Dental composite resins (white fillings) are types of synthetic resins, which are used in dentistry as restorative material or adhesives. Synthetic resins evolved as restorative materials since they were insoluble, aesthetic, insensitive to dehydration, easy to manipulate and reasonably inexpensive.
The main advantage of a direct dental composite over traditional materials such as amalgam is improved aesthetics. For years, amalgam was the only option for filling teeth. Those who wanted natural-looking restorations had to opt for more expensive cosmetic treatments, such as a dental crown. Composite resin enables dentists to cosmetically treatment of the dental cavities without using invasive procedures.
Composites can be made in a wide range of tooth shades allowing near invisible restoration of teeth. Composites are glued into teeth and this strengthens the tooth's structure. For all these reasons, the public is demanding white. And, with today's technology, composite fillings can easily withstand the stress required to serve in a back tooth.
Composites require less removal of tooth structure. Especially with new cavities, the size of the hole made for the filling can be dramatically smaller with composites
Before you start replacing all of the silver in your mouth with composite resin dental fillings, keep in mind that it may not be for everyone. Here's what you need to know about composite resin before you have any work done:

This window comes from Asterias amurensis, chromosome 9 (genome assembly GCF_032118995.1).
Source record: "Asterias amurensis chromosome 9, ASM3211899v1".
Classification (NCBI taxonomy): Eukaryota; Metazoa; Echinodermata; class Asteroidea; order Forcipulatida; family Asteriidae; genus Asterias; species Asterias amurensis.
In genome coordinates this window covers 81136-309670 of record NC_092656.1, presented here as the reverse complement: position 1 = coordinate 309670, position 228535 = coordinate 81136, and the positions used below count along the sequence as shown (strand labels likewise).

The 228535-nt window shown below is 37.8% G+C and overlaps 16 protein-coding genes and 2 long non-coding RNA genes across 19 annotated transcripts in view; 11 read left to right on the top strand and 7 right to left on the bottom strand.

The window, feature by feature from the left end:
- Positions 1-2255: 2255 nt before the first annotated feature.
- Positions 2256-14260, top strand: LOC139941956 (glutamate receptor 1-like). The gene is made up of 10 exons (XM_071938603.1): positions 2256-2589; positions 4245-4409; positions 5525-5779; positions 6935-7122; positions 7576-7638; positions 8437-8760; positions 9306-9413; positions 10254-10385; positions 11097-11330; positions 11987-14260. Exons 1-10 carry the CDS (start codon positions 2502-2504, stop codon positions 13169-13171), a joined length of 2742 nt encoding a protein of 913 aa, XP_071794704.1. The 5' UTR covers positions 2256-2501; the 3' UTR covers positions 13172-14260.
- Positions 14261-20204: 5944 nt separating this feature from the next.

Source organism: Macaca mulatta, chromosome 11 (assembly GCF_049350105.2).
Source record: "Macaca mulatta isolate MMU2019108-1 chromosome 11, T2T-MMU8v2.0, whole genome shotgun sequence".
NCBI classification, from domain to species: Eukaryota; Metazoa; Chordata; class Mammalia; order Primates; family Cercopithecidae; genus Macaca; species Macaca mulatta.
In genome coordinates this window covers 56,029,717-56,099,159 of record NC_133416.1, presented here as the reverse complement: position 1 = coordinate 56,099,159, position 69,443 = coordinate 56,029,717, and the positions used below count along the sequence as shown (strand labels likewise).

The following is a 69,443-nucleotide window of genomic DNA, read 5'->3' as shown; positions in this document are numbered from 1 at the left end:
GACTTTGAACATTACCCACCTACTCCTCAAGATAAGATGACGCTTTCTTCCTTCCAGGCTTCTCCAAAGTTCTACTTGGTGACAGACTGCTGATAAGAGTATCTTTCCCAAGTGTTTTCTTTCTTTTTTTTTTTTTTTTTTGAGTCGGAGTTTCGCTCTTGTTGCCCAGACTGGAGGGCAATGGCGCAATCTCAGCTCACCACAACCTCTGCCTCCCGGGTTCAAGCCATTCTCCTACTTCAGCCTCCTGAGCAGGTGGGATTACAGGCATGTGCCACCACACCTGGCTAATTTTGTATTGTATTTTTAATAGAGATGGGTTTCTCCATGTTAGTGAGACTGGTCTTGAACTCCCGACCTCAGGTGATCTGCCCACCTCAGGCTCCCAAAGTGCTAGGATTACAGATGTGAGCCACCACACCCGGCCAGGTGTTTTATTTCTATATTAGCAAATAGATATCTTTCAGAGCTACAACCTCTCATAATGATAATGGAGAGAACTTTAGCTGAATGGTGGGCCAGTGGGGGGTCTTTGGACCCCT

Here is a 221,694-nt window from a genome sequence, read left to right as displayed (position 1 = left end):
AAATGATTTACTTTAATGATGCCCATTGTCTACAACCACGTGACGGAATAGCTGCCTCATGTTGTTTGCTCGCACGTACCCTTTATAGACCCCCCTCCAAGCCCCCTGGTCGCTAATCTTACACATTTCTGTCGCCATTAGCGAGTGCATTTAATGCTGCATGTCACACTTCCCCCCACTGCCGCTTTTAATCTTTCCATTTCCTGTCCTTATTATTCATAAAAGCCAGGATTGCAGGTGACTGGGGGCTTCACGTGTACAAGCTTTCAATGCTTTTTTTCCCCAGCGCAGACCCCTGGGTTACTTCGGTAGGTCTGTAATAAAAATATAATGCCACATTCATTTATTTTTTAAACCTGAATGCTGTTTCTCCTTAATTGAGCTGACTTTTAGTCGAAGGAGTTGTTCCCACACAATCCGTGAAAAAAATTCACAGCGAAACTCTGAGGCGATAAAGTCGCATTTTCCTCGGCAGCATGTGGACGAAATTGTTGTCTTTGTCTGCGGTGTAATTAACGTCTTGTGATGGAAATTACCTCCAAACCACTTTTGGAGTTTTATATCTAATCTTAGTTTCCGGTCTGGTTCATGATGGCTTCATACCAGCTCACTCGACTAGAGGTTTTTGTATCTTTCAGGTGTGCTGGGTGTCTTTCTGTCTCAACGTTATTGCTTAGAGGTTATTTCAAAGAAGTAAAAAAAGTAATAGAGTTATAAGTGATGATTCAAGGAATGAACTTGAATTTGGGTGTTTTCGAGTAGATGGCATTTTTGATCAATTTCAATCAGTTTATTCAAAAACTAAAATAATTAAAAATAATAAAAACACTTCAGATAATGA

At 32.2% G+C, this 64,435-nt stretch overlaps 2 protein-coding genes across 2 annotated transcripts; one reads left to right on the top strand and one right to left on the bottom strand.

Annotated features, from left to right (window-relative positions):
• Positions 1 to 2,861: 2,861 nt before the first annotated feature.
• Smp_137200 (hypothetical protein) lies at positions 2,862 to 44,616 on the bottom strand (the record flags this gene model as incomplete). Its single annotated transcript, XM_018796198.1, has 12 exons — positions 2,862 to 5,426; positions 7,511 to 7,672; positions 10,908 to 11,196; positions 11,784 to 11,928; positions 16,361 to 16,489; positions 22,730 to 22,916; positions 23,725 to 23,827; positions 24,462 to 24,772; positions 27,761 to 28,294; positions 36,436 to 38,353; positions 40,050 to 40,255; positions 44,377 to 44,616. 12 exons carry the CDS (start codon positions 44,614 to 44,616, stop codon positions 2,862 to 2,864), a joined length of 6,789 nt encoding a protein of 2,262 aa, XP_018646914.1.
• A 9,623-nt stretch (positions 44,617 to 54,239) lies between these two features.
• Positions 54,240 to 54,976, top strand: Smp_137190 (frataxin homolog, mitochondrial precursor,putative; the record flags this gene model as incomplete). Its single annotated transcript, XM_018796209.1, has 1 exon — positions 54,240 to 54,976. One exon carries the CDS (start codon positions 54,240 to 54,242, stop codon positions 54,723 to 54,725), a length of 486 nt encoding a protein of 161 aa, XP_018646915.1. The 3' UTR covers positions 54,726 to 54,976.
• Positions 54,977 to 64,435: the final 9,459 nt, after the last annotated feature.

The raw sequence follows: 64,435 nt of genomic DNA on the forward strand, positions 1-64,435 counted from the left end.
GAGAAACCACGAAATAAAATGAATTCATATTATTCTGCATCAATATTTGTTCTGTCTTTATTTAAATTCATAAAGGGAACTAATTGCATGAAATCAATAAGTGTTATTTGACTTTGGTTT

• Will need to be replaced every 5-10 years.
• May not be suitable for larger dental fillings.
• Procedure is more detailed than amalgam restorations.
The dentist begins the dental filling procedure by preparing the tooth and necessary surrounding areas in order to restore the damaged area. The decay or damage is removed with a dental hand-piece or laser, and the area is cleansed to remove bacteria or debris before the restoration is completed.
The first step in performing a composite filling procedure involves isolation of the tooth. Tooth isolation is critical in a composite restoration, because it prevents moisture from interfering with the bonding process. The bonding procedure requires the placement of various adhesives followed by the composite material, which is then hardened with a special bonding light. The completed composite restoration is both functional and natural looking.